On day two her – I assume – son visits. He asks me (in English) whether we’ve made acquaintance, and I sheepishly explain how I can’t speak German. He doesn’t seem fazed as he continues to converse with my roommate, when all of the sudden she remarks, in perfect English, “yes, I can speak English, I can speak it whenever I want.” I’m floored. And here I’ve been trying to awkwardly communicate with her in my toddler German, defaulting to es tut mir leid, ich weiß nicht, ich verstehe kein Deutsch every other sentence.

It’s incredible how this place can strip one so easily of their personhood. I know that my roommate is a bit cheeky, but it was not until her son arrived that I considered the full richness of her life. I wonder how much of myself I am losing here.

Visitors are limited, due to the pandemic. As an inpatient, you’re allowed one visitor a day between the hours of 2-5pm, for up to 1 hour. They must wear a mask, and must not come within 1.5 metres of any patient (including yourself). The half an hour of the day before 5pm when Greg visits is my favourite time of the day. It’s the only time I feel like myself again. I’m reminded of how much life is defined, enriched, made worthy of by other people. How personhood is chipped away not by sickness, but by the isolation that comes with it. How cruel it is, then, that isolation is exactly the best weapon we have against this pandemic.

It’s been a while since I last wrote. Needless to say, a pandemic was not included in my 2020 “year of travel” plans. I can’t say I’ve made the best of it either — I have acquired no new skills, books read, “side hustles”, home-baked bread, or deep appreciation for nature or quiet or whatever. If anything, I’ve seen my worst habits resurface: my attention span is shot, my motivation kaput, my exercise non-existent, and a bitter, toxic warm blanket of self-loathing engulfs me. And, much like how healthy climbs get easier and easier the longer you try, poison-filled spirals become harder and harder to escape the longer you remain in free fall. I guess that’s just 2020 for you.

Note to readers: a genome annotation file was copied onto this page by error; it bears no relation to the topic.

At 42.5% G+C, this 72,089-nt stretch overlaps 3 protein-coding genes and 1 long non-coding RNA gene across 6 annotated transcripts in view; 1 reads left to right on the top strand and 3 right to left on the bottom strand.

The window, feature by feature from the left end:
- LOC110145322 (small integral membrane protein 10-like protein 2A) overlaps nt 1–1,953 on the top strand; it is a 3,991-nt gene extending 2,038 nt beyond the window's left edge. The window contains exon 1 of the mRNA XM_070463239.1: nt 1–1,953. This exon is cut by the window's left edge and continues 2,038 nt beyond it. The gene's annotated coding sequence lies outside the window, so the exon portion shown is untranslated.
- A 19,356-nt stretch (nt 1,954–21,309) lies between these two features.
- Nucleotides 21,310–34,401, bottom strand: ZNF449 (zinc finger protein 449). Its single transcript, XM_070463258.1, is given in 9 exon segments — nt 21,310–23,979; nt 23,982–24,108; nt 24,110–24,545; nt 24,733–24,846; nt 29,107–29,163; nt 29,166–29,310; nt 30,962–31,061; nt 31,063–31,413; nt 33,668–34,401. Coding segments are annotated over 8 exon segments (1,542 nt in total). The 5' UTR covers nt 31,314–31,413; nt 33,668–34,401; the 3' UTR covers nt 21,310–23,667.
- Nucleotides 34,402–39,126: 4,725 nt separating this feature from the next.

I’ve always thought it was silly that people blamed bad happenstances on the year they happened in, as if there’s some kind of magical barrier between December 31st and January 1st where like, the ether changes or something. But I think I can understand the sentiment now. By associating the badness with the calendar year it’s in, implies that maybe, just maybe, come 2021, things will magically be better. They won’t of course, but damn, when things are bad enough, it is a small comfort to believe that they will. Breaks in time to remind us to breathe, to reset, are important, even if they are artificial.

It’s the next day now, and I’m back out on the balcony at sunset. This time, I’m trying my luck to see if I can still spot the fading comet Neowise. I wait impatiently for the sky to dim and the heavens to reveal themselves, staring intently into the darkening blue, forcing my retinas to adjust to the light levels, as if that was a thing I could control.

I can’t spot the comet anywhere. Light from the street lamps below catch on the wrinkly metal wire cage around the balcony and distract my eyes with my every movement. The cage sparkles against the night as if they were the true stars. At this point they might as well be. There’s a metaphor in here somewhere, but I’m too tired to think of one.

It’s the next day now, and I am finally home. I get something akin to cultural shock when I step through the doors: my apartment looks familiar but feels foreign, like revisiting a town you once lived in years ago. We sit down to watch some TV, but I can’t process the images fast enough, and I feel dizzy, confused. I go to bed but I’m scared to fall asleep. Did I leave myself behind in the kingdom of the sick?

It’s the next day, and the next day, and the next day. Slowly, surely, I arrive. I make my tea. I water my plants. I vacuum. It’s nice.✦

Tagged: memoir diary entry